Boris Karloff spent 20 years working in obscure studio films until he caught the eye of director James Whale to play the role of a lifetime, Frankenstein's Monster, in 1931's FRANKENSTEIN. From there he became a horror icon, playing in expensive productions until the downfall of high profile horror cinema, and then he finished up his career playing in cheap foreign productions, acting even when he was crippled and had to remain in a wheelchair.
9. Robert Englund (born June 6, 1947)
Despite being covered in makeup for his first big time role in horror, Robert Englund became the face of Freddy Kruger for generations of horror fans. He still plays plenty of horror roles and can be seen in movies as recent as this year.
8. Richard Denning (March 27, 1914 – October 11, 1998)
Richard Denning played plenty of roles, but it's his sci-fi/horror flicks such as THE BLACK SCORPION (1957) and CREATURE FROM THE BLACK LAGOON (1954) that horror fans will also remember him for.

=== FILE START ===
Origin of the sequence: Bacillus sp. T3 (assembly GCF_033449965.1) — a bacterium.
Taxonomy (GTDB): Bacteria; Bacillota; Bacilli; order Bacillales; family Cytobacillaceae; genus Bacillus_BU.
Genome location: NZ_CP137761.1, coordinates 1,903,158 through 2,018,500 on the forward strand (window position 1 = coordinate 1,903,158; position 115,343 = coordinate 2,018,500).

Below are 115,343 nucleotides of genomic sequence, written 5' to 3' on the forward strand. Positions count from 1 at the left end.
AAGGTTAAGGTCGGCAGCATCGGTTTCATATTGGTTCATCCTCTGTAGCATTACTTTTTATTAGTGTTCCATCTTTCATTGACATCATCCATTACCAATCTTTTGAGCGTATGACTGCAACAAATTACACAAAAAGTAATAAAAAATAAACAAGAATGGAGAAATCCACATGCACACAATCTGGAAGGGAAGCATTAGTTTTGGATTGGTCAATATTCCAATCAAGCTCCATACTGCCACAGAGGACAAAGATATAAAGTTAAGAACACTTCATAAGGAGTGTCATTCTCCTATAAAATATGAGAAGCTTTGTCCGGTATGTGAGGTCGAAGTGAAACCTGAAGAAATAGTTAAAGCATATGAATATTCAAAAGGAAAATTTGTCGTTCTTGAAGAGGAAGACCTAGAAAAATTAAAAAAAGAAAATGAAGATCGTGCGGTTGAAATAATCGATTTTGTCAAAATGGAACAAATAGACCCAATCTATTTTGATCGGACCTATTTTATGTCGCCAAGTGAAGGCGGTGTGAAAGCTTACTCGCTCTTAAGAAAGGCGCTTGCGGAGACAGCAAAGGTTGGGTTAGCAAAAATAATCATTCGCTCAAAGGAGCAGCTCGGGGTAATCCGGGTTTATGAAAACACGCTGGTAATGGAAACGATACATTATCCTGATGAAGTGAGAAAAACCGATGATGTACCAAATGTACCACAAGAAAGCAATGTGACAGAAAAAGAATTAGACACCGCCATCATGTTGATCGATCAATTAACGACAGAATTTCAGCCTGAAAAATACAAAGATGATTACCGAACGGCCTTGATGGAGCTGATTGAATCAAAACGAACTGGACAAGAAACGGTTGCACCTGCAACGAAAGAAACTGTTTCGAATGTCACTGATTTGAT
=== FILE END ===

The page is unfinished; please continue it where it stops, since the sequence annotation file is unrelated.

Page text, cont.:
7. Peter Cushing (May 26, 1913 – August 11, 1994)
Peter Cushing, like Christopher Lee, made his name in Hammer Studios films such as THE MUMMY (1959), THE BRIDES OF DRACULA (1960) and THE REVENGE OF FRANKENSTEIN (1958). He continued to act up until his death, but probably his most famous modern role was in 1977's mega-hit STAR WARS, as Grand Moff Tarkin.
6. Lon Chaney Jr. (February 10, 1906 – July 12, 1973)
Lon Chaney Jr. became a horror icon like his father (see below) in his first major horror film appearance, Universal's 1941 production, THE WOLFMAN. It was unfortunately his best role; afterward, his roles became more and more cheapjack as he sunk into a steady spiral of depression and alcoholism. Despite that, he always managed to bring a sympathetic face to horror.
5. Lon Chaney Sr. (April 1, 1883 – August 26, 1930)
His is easily the most recognizable face in all of horror. The irony is, of course, that his face was always covered by extreme makeup and prosthetics. In such roles as THE HUNCHBACK OF NOTRE DAME (1923), THE PHANTOM OF THE OPERA (1925) and LONDON AFTER MIDNIGHT (1927), a notoriously missing horror classic, he became the first horror icon in silents. His school of makeups and special effects tricks became the Hollywood standard for many years to follow.